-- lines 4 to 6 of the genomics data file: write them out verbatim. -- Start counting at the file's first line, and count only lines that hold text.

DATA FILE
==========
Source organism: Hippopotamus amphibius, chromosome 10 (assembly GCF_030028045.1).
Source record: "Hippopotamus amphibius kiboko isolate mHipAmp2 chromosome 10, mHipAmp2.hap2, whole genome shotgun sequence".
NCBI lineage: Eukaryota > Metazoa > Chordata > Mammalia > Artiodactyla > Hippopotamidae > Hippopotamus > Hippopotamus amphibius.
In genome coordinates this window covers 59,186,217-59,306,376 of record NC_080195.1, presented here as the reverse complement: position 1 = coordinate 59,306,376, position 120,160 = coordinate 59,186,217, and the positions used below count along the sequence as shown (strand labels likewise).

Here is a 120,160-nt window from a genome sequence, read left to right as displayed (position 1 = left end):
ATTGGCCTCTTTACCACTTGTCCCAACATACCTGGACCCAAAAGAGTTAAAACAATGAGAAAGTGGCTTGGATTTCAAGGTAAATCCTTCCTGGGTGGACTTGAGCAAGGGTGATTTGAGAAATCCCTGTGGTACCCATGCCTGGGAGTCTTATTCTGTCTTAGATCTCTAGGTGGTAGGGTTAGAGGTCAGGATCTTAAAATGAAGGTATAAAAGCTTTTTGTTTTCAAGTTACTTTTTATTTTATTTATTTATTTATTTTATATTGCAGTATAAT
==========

In genome coordinates this window covers 59,186,217-59,306,376 of record NC_080195.1, presented here as the reverse complement: position 1 = coordinate 59,306,376, position 120,160 = coordinate 59,186,217, and the positions used below count along the sequence as shown (strand labels likewise).

Here is a 120,160-nt window from a genome sequence, read left to right as displayed (position 1 = left end):
ATTGGCCTCTTTACCACTTGTCCCAACATACCTGGACCCAAAAGAGTTAAAACAATGAGAAAGTGGCTTGGATTTCAAGGTAAATCCTTCCTGGGTGGACTTGAGCAAGGGTGATTTGAGAAATCCCTGTGGTACCCATGCCTGGGAGTCTTATTCTGTCTTAGATCTCTAGGTGGTAGGGTTAGAGGTCAGGATCTTAAAATGAAGGTATAAAAGCTTTTTGTTTTCAAGTTACTTTTTATTTTATTTATTTATTTATTTTATATTGCAGTATAAT